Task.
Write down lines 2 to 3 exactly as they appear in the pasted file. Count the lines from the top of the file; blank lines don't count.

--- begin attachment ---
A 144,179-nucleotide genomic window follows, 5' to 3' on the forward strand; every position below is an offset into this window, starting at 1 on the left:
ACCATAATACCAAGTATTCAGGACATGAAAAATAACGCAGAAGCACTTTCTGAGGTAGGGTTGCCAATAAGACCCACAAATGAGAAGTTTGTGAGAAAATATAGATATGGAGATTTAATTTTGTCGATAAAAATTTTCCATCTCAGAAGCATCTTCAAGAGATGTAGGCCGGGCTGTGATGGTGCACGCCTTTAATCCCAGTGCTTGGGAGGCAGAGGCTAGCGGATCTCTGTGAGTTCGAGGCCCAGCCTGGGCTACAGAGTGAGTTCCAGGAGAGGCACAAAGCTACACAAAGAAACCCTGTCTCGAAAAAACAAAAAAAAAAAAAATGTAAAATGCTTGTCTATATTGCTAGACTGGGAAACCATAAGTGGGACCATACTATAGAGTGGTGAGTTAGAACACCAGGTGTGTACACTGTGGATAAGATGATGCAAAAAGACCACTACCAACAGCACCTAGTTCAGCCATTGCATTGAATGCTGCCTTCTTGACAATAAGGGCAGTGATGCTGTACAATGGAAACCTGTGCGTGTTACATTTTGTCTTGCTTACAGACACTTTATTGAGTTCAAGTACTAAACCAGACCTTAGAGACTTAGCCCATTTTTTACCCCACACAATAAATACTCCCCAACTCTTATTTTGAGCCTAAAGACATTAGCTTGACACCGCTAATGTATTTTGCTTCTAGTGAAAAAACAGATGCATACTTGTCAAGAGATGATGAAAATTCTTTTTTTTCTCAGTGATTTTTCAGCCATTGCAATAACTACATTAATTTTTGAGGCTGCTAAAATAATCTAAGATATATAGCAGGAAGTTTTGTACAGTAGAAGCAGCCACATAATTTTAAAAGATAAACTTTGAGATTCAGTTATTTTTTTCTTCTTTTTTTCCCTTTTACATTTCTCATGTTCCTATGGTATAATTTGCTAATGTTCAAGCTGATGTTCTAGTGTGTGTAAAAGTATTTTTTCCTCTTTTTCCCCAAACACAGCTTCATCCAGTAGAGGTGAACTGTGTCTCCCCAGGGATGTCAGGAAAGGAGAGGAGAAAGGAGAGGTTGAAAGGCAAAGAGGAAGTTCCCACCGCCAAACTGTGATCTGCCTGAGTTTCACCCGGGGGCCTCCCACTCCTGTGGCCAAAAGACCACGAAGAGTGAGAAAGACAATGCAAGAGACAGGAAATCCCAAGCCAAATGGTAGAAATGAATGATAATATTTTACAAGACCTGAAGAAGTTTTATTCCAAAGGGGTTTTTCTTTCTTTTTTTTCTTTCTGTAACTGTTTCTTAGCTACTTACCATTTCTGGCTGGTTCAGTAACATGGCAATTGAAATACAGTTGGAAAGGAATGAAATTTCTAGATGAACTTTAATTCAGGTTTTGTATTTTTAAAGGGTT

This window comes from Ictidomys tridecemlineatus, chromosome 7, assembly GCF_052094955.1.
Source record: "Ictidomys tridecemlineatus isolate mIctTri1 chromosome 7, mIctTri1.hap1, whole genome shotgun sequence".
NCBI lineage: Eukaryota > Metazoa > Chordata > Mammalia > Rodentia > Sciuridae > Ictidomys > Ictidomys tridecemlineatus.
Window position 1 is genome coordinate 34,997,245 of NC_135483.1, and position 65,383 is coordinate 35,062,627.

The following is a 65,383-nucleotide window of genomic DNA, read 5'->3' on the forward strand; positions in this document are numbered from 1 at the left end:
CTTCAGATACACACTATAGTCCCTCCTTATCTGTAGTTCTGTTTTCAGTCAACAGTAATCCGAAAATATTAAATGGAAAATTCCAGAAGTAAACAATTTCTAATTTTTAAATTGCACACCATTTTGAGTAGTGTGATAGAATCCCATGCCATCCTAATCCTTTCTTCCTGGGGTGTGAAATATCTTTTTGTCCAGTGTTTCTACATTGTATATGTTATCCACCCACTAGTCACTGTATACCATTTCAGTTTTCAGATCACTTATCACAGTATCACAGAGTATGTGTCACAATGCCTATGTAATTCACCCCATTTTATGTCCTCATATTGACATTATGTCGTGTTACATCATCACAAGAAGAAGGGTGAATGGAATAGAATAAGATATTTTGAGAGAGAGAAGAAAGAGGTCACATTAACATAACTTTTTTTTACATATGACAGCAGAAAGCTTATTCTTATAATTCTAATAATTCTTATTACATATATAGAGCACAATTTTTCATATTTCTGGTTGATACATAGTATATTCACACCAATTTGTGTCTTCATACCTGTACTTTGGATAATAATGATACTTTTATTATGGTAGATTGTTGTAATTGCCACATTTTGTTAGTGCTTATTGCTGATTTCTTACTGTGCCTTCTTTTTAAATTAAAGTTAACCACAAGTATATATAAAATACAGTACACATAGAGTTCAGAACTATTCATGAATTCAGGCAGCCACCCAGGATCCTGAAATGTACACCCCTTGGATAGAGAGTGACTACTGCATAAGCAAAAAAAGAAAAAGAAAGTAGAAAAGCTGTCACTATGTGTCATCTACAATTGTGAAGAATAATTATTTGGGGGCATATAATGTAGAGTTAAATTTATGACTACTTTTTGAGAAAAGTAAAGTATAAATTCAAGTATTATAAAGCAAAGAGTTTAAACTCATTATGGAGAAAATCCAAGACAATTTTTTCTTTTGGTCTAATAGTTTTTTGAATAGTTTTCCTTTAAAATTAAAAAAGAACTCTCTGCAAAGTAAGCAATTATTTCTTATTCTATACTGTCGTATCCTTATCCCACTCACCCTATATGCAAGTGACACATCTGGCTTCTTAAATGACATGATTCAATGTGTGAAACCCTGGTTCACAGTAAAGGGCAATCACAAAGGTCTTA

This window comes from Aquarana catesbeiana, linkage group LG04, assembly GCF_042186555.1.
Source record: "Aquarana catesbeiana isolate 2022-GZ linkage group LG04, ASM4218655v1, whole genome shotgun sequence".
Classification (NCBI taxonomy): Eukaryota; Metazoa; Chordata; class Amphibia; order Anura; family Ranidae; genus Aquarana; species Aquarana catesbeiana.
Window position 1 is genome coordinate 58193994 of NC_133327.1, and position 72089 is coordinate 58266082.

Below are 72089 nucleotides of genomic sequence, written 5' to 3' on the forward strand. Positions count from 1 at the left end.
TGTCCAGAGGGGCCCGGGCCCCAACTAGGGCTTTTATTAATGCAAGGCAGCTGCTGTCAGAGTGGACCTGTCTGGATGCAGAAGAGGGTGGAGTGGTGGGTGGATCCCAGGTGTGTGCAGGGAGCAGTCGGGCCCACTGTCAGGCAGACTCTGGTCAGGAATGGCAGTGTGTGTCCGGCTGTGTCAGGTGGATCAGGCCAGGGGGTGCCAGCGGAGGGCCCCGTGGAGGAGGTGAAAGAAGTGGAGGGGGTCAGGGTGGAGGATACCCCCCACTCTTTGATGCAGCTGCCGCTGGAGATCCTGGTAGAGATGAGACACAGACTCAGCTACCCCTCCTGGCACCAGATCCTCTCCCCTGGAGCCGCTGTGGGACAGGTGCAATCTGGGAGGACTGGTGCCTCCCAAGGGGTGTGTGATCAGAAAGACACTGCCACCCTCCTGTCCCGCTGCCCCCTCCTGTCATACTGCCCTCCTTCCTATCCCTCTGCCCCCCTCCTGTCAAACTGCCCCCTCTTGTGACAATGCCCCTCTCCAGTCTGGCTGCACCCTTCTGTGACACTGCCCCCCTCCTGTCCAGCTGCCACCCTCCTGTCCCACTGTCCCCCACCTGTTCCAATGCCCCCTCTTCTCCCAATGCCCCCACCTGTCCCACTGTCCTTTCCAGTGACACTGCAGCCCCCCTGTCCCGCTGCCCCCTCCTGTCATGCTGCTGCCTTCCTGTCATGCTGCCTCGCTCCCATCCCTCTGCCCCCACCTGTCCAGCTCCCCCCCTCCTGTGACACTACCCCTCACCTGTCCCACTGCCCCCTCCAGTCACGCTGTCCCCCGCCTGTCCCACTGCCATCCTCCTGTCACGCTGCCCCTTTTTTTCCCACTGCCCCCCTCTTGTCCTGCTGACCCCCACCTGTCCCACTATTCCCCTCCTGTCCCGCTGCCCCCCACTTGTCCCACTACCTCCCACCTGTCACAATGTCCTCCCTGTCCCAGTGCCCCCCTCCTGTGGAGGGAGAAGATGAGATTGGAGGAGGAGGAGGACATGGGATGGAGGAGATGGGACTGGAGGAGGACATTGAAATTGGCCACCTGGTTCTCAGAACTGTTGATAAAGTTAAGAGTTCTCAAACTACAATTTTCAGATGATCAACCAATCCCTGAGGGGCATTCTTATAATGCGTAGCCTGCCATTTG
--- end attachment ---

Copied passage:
ACCATAATACCAAGTATTCAGGACATGAAAAATAACGCAGAAGCACTTTCTGAGGTAGGGTTGCCAATAAGACCCACAAATGAGAAGTTTGTGAGAAAATATAGATATGGAGATTTAATTTTGTCGATAAAAATTTTCCATCTCAGAAGCATCTTCAAGAGATGTAGGCCGGGCTGTGATGGTGCACGCCTTTAATCCCAGTGCTTGGGAGGCAGAGGCTAGCGGATCTCTGTGAGTTCGAGGCCCAGCCTGGGCTACAGAGTGAGTTCCAGGAGAGGCACAAAGCTACACAAAGAAACCCTGTCTCGAAAAAACAAAAAAAAAAAAAATGTAAAATGCTTGTCTATATTGCTAGACTGGGAAACCATAAGTGGGACCATACTATAGAGTGGTGAGTTAGAACACCAGGTGTGTACACTGTGGATAAGATGATGCAAAAAGACCACTACCAACAGCACCTAGTTCAGCCATTGCATTGAATGCTGCCTTCTTGACAATAAGGGCAGTGATGCTGTACAATGGAAACCTGTGCGTGTTACATTTTGTCTTGCTTACAGACACTTTATTGAGTTCAAGTACTAAACCAGACCTTAGAGACTTAGCCCATTTTTTACCCCACACAATAAATACTCCCCAACTCTTATTTTGAGCCTAAAGACATTAGCTTGACACCGCTAATGTATTTTGCTTCTAGTGAAAAAACAGATGCATACTTGTCAAGAGATGATGAAAATTCTTTTTTTTCTCAGTGATTTTTCAGCCATTGCAATAACTACATTAATTTTTGAGGCTGCTAAAATAATCTAAGATATATAGCAGGAAGTTTTGTACAGTAGAAGCAGCCACATAATTTTAAAAGATAAACTTTGAGATTCAGTTATTTTTTTCTTCTTTTTTTCCCTTTTACATTTCTCATGTTCCTATGGTATAATTTGCTAATGTTCAAGCTGATGTTCTAGTGTGTGTAAAAGTATTTTTTCCTCTTTTTCCCCAAACACAGCTTCATCCAGTAGAGGTGAACTGTGTCTCCCCAGGGATGTCAGGAAAGGAGAGGAGAAAGGAGAGGTTGAAAGGCAAAGAGGAAGTTCCCACCGCCAAACTGTGATCTGCCTGAGTTTCACCCGGGGGCCTCCCACTCCTGTGGCCAAAAGACCACGAAGAGTGAGAAAGACAATGCAAGAGACAGGAAATCCCAAGCCAAATGGTAGAAATGAATGATAATATTTTACAAGACCTGAAGAAGTTTTATTCCAAAGGGGTTTTTCTTTCTTTTTTTTCTTTCTGTAACTGTTTCTTAGCTACTTACCATTTCTGGCTGGTTCAGTAACATGGCAATTGAAATACAGTTGGAAAGGAATGAAATTTCTAGATGAACTTTAATTCAGGTTTTGTATTTTTAAAGGGTT

This window comes from Ictidomys tridecemlineatus, chromosome 7, assembly GCF_052094955.1.